Indiana Moves to Shake Up Testing System
Change to spring exams would mark biggest shift to program in 10 years.
Indiana is on pace to change how and when it tests students, following the state board of education’s approval last week of a new assessment system that is supposed to be a little cheaper for the state, and a little shorter for students.
Now, it’s the legislature’s turn to grapple with the issue when lawmakers return in January for the 2007 session.
The new assessment system, approved unanimously by the board in a voice vote on Nov. 1, would switch when schools administer the state’s standardized test, called ISTEP-PLUS, from the fall to the spring.
The state would break up the new spring test, used to meet requirements under the federal No Child Left Behind Act, into two smaller tests in grades 3-8. The multiple-choice part would be given at the end of the school year to measure student’s mastery of state standards, and a writing test, with essays and open-ended questions, would be given a few weeks earlier.
The state’s current high school exit exam, first given in the 10th grade, would be replaced by more comprehensive, end-of-course exams in Algebra 1 and 10th grade English. The current test, which students must pass to graduate, is based on 9th grade standards.
With the high-stakes exams moving to the spring, the state then would provide diagnostic tests in the fall that teachers could use throughout the year in grades K-12 to evaluate and measure students’ progress.
The shift would mark the most significant change to Indiana’s testing system since the current version was created in 1996, when the state implemented its graduation exam.
“This sounds exactly like what I was advocating all along,” said state Rep. Robert W. Behning, the chairman of the House education committee, who has pushed to retool the state’s standardized test. “We wanted it to be shorter, cheaper, more diagnostic, with the summative test in the spring.”
Though the state board of education can make policy decisions about the content, scoring, and administration of the test, the legislature’s approval will ultimately be needed because lawmakers control the state’s purse strings and must appropriate money for state assessments.
Next year, the legislature will craft a new two-year state budget and set aside money for testing. The state’s current testing system costs about $39 million a year, which includes remediation for struggling students.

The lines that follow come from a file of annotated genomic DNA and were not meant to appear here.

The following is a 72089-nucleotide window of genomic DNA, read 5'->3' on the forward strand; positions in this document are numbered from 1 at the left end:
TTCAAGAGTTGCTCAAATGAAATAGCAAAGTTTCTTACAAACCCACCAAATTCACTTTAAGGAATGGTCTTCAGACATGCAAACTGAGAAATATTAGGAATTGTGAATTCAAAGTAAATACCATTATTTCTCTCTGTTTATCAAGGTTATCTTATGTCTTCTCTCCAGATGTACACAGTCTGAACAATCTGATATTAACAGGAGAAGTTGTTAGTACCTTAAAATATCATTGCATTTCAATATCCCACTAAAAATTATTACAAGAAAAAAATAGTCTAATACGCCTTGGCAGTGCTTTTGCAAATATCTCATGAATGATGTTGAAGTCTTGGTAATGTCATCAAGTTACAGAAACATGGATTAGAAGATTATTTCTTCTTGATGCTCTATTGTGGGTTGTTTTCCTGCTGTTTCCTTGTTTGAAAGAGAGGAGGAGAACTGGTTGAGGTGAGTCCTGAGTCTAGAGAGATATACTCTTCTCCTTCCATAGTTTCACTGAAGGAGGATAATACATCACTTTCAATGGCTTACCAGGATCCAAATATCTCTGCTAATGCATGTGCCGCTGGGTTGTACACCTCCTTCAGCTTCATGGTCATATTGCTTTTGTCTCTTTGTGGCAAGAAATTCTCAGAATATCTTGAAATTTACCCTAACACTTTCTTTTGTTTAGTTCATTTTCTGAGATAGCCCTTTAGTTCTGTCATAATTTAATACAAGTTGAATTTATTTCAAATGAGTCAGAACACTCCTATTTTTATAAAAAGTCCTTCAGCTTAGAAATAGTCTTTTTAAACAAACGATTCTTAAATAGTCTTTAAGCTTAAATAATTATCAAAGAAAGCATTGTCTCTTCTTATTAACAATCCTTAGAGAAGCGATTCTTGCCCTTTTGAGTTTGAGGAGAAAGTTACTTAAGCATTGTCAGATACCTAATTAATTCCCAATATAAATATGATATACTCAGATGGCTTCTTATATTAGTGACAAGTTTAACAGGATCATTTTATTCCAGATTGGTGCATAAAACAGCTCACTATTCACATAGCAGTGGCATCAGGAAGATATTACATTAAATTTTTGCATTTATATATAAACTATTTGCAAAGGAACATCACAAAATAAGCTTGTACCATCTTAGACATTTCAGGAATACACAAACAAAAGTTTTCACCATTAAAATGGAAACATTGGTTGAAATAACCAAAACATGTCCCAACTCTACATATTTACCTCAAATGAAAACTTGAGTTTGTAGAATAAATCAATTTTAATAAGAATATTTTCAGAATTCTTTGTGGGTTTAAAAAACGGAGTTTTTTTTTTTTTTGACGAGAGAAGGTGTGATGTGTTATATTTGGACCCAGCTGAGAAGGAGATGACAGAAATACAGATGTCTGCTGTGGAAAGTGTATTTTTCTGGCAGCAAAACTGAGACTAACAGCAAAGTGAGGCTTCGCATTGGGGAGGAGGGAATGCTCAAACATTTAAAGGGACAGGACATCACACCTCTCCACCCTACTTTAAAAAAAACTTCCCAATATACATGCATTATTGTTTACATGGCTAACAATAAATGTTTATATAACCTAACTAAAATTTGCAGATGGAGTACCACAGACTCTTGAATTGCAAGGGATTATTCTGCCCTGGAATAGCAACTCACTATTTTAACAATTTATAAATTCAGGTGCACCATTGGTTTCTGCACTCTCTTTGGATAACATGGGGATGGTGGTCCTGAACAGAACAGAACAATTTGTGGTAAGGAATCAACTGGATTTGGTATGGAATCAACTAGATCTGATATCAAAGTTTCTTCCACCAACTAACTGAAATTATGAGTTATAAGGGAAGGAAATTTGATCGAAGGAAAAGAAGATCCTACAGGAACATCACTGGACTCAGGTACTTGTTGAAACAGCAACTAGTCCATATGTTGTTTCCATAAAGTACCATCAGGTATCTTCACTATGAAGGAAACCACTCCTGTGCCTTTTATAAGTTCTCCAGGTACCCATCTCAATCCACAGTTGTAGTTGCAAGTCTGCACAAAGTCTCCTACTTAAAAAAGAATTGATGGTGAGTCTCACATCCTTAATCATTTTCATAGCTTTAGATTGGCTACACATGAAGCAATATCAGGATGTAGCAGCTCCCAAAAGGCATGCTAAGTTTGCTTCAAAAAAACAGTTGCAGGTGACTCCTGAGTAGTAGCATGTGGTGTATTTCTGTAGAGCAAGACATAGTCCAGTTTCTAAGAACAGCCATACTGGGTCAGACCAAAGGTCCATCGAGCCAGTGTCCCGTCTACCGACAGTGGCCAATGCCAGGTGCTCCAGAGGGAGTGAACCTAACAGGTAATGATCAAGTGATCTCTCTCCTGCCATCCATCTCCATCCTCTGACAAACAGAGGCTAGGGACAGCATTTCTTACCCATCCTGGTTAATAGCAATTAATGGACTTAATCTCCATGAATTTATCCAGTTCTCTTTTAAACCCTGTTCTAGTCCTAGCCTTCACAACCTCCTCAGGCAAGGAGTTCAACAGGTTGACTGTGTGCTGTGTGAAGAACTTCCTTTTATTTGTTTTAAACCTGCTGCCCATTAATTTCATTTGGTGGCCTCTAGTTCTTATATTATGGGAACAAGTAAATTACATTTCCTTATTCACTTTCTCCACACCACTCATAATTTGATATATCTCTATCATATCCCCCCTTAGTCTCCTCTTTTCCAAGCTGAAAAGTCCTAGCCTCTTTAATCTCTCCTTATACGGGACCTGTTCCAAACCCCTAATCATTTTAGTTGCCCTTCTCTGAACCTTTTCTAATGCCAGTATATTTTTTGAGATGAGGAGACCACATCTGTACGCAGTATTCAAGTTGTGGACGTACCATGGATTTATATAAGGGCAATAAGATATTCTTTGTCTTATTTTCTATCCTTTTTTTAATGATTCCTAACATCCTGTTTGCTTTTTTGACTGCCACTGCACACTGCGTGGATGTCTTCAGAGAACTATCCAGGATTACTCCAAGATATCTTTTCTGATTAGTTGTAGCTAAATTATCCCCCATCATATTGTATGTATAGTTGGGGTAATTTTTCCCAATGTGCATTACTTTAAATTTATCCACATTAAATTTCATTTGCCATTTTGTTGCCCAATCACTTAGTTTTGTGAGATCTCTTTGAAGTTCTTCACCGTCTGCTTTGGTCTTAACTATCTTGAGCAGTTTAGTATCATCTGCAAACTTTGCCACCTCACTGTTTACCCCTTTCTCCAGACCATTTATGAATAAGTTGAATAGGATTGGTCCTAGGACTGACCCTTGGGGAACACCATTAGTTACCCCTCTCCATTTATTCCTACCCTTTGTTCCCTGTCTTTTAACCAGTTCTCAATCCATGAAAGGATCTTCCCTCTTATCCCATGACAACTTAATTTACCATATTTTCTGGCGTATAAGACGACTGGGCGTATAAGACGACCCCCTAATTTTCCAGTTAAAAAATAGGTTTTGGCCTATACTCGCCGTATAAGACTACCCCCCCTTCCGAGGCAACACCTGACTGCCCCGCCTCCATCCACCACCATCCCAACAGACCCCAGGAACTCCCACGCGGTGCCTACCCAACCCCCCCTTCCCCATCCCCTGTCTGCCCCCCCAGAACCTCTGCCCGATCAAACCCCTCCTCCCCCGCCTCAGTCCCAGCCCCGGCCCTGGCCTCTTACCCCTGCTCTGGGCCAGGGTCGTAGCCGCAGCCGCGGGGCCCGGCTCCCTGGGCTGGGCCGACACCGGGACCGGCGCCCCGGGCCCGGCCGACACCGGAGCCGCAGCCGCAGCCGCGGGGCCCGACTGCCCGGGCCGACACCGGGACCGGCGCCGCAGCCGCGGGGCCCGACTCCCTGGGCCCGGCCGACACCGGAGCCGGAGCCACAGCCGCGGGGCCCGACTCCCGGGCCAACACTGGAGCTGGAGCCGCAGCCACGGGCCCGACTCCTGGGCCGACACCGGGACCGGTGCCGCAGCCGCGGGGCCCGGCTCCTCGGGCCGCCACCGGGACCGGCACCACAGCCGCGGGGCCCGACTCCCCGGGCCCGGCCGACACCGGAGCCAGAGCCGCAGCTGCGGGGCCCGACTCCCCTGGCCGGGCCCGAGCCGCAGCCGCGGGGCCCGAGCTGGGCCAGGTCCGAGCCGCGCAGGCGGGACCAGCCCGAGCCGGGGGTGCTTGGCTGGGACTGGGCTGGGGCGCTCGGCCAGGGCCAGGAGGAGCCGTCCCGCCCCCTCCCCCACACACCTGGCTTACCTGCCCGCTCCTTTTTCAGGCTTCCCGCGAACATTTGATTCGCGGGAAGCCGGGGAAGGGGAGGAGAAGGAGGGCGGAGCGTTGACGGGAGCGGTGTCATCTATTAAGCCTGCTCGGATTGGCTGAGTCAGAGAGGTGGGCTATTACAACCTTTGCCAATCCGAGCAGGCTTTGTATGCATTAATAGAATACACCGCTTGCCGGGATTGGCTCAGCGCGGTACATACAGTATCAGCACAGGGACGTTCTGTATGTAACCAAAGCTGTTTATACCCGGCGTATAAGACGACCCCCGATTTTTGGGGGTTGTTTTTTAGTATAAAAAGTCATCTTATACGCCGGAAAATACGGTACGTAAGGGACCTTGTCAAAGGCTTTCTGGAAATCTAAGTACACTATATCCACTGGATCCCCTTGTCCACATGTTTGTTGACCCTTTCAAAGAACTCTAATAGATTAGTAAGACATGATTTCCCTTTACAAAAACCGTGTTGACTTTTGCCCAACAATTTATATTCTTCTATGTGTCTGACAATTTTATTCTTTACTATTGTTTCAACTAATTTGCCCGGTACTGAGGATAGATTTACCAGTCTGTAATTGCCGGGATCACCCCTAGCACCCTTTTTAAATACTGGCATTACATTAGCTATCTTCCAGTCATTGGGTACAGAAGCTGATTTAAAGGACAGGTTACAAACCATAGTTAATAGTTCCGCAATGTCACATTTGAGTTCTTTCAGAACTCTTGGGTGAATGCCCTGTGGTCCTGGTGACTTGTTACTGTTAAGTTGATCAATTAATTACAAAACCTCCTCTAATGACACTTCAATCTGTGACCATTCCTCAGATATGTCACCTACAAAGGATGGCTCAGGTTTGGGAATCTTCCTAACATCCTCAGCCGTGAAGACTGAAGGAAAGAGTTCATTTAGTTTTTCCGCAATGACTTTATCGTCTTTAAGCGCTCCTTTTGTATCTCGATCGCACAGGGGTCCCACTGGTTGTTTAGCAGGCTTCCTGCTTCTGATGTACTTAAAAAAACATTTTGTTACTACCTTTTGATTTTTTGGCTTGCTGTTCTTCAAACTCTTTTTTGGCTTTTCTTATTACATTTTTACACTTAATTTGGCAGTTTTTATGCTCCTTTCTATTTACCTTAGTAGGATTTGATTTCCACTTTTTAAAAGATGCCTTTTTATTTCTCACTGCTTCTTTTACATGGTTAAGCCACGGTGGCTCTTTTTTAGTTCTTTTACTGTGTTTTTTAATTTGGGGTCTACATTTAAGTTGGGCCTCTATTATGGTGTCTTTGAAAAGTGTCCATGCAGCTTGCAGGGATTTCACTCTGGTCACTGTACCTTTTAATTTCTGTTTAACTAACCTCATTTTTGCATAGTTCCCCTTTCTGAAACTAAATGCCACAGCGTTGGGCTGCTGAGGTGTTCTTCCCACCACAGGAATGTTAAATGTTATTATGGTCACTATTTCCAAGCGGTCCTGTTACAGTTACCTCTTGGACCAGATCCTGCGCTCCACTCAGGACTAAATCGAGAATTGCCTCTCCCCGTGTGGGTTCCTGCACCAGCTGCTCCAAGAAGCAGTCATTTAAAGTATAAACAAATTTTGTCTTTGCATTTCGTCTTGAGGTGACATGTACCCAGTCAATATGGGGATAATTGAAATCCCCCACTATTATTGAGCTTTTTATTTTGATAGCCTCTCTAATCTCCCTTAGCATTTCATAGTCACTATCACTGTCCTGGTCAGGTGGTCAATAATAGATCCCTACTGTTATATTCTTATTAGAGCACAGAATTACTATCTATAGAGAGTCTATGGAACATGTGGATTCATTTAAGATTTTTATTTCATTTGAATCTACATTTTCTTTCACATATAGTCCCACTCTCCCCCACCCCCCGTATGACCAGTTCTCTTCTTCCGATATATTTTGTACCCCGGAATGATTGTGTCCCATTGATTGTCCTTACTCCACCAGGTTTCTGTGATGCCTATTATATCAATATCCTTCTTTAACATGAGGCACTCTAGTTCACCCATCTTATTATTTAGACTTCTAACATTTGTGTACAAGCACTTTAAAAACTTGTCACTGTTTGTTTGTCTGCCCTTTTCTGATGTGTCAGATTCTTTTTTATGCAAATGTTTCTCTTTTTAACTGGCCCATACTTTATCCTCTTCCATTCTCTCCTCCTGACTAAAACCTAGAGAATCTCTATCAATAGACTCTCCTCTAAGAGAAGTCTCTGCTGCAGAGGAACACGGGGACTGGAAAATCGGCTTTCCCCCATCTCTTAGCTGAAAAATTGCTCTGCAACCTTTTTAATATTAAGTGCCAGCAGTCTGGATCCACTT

Though the new testing system could cost less, depending on how much of the new test can be administered online, it’s unclear what the new plan’s price tag will be. State education officials expect the initial cost to be more because of one-time start-up expenses, such as piloting the new exams.
Legislative approval of the new plan isn’t a sure thing, either. Republicans currently control the House and Senate in Indiana, but the margin is so narrow in the House that Democrats could take control after this week’s elections. If that happens, a split Statehouse could cause gridlock on many issues—including on testing—especially in a budget year.
The timing of Indiana’s test has long been debated in the state, with many arguing about whether it’s better to test students in the fall and give teachers time to remediate those who struggle, or to test in the spring, which could be a better tool to gauge what students have learned during the school year.
A Campaign Issue
Some lawmakers have tried to change the test to the spring for years, with no success. But Republican Gov. Mitch Daniels made switching the test to spring a campaign issue when he ran for governor in 2004.
Since taking office, Mr. Daniels has appointed 10 new members to the 11-member board, which includes Superintendent of Public Instruction Suellen K. Reed, who is separately elected and serves as the board’s chairwoman. Most of them support a spring test.
Ms. Reed, who has opposed switching the test to the spring but voted for the plan last week, said she can accept the new plan because it also provides testing in the fall.
“It’s kind of a trade-off. There are parts of it I like more than others,” said Ms. Reed, who is in the middle of her fourth, four-year term in office. “What we really wanted to do is provide testing throughout the year to find out if kids are on the right track.”
During the legislative session earlier this year, lawmakers approved legislation instructing the state board of education to look at Indiana’s assessment system, including when the test is given.
The result was the plan approved last week, about seven months after the board began reviewing the testing system.
Even if the legislature approves the plan by appropriating enough money to implement it, Ms. Reed said it would likely take about three years to fully execute it. Since the test would change, the state would have to enter into a new contract with a testing company, pilot the exams, and develop grading systems and cut scores.
Nevertheless, the board of education is in a hurry. As part of its resolution, the board instructed the department of education to get a request for bids ready to present to interested testing companies by the board’s December meeting, which is less than a month away.
Timing again became a point of contention as Ms. Reed questioned whether her staff could put together a complex bid-requirement package in just a few weeks.
But board member David Shane echoed the thoughts of the other members by declaring the matter “urgent,” since lawmakers convene in January and must have something to work with.
But Ms. Reed, in pledging to do her best, also said: “I don’t want to mess up. If we take it serious, then we have to make sure we do it right.”
Vol. 26, Issue 11, Pages 18-19